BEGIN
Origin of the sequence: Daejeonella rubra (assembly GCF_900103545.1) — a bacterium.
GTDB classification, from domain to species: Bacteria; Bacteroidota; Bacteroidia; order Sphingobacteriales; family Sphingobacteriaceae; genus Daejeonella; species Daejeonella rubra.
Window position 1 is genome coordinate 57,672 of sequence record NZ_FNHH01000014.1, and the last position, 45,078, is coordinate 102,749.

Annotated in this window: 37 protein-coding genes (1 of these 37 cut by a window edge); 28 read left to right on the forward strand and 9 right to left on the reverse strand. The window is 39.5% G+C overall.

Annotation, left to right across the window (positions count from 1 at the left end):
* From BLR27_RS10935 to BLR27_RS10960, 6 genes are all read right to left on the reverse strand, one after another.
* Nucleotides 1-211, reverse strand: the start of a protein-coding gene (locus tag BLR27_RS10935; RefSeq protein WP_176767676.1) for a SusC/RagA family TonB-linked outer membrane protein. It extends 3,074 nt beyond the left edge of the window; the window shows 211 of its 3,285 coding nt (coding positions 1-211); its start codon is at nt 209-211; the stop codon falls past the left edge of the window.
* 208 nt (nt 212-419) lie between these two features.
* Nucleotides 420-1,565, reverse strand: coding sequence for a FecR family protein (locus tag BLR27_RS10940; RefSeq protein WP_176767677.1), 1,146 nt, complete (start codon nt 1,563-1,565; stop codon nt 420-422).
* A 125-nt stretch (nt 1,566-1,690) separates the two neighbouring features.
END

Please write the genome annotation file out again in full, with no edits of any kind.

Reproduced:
Origin of the sequence: Daejeonella rubra (assembly GCF_900103545.1) — a bacterium.
GTDB classification, from domain to species: Bacteria; Bacteroidota; Bacteroidia; order Sphingobacteriales; family Sphingobacteriaceae; genus Daejeonella; species Daejeonella rubra.
Window position 1 is genome coordinate 57,672 of sequence record NZ_FNHH01000014.1, and the last position, 45,078, is coordinate 102,749.

Annotated in this window: 37 protein-coding genes (1 of these 37 cut by a window edge); 28 read left to right on the forward strand and 9 right to left on the reverse strand. The window is 39.5% G+C overall.

Annotation, left to right across the window (positions count from 1 at the left end):
* From BLR27_RS10935 to BLR27_RS10960, 6 genes are all read right to left on the reverse strand, one after another.
* Nucleotides 1-211, reverse strand: the start of a protein-coding gene (locus tag BLR27_RS10935; RefSeq protein WP_176767676.1) for a SusC/RagA family TonB-linked outer membrane protein. It extends 3,074 nt beyond the left edge of the window; the window shows 211 of its 3,285 coding nt (coding positions 1-211); its start codon is at nt 209-211; the stop codon falls past the left edge of the window.
* 208 nt (nt 212-419) lie between these two features.
* Nucleotides 420-1,565, reverse strand: coding sequence for a FecR family protein (locus tag BLR27_RS10940; RefSeq protein WP_176767677.1), 1,146 nt, complete (start codon nt 1,563-1,565; stop codon nt 420-422).
* A 125-nt stretch (nt 1,566-1,690) separates the two neighbouring features.